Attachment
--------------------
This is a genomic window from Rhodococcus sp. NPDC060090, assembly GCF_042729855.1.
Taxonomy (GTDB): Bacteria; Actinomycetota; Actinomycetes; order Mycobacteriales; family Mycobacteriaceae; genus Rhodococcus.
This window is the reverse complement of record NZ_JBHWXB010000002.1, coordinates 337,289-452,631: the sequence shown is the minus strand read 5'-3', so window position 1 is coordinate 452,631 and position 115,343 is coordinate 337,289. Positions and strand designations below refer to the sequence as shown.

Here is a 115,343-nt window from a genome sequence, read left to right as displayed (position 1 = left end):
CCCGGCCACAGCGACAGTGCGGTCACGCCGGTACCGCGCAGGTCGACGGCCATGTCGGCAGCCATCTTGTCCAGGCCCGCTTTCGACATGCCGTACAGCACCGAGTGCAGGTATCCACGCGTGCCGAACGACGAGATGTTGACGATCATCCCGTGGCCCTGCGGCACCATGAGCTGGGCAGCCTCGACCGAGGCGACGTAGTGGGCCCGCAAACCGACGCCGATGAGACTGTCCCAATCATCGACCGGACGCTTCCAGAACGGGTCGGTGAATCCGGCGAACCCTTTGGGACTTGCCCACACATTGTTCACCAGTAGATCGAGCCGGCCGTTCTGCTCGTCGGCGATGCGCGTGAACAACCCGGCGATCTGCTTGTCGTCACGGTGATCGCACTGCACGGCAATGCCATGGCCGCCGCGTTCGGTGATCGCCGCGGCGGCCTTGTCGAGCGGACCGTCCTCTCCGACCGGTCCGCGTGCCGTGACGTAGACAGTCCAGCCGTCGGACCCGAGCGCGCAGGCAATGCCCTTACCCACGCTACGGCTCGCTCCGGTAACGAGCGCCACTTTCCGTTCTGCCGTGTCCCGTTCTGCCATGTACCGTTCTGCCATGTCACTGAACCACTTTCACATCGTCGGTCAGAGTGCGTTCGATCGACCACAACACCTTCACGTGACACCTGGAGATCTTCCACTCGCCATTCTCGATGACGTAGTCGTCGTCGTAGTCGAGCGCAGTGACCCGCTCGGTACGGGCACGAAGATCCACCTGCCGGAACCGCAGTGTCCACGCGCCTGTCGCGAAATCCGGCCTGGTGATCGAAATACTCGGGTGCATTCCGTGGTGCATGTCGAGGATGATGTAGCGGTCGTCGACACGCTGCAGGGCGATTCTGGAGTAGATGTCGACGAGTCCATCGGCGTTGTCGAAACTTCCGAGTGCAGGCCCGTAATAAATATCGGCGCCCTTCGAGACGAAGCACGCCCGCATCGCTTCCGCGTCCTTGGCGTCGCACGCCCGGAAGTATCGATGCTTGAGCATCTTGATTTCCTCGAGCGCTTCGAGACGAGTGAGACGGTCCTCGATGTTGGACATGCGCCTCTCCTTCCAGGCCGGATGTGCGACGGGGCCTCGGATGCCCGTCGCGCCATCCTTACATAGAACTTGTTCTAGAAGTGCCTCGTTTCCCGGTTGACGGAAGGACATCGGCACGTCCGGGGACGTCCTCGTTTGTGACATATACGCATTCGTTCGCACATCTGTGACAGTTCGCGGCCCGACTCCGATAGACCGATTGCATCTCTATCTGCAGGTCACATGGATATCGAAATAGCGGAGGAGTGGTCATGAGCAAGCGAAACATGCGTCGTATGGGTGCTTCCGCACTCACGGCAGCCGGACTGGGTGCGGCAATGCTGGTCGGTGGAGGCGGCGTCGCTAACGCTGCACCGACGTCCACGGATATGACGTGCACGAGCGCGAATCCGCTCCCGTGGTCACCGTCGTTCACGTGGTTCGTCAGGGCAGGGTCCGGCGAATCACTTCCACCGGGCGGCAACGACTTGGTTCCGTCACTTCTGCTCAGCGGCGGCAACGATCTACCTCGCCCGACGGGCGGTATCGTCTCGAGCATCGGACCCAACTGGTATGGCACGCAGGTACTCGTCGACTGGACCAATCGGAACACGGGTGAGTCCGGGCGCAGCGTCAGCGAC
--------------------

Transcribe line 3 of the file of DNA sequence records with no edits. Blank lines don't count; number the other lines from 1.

This window is the reverse complement of record NZ_JBHWXB010000002.1, coordinates 337,289-452,631: the sequence shown is the minus strand read 5'-3', so window position 1 is coordinate 452,631 and position 115,343 is coordinate 337,289. Positions and strand designations below refer to the sequence as shown.